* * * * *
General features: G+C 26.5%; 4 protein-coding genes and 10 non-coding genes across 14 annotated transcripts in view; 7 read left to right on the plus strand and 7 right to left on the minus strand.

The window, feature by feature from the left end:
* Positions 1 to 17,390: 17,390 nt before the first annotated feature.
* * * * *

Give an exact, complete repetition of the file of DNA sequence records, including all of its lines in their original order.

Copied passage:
General features: G+C 26.5%; 4 protein-coding genes and 10 non-coding genes across 14 annotated transcripts in view; 7 read left to right on the plus strand and 7 right to left on the minus strand.

The window, feature by feature from the left end:
* Positions 1 to 17,390: 17,390 nt before the first annotated feature.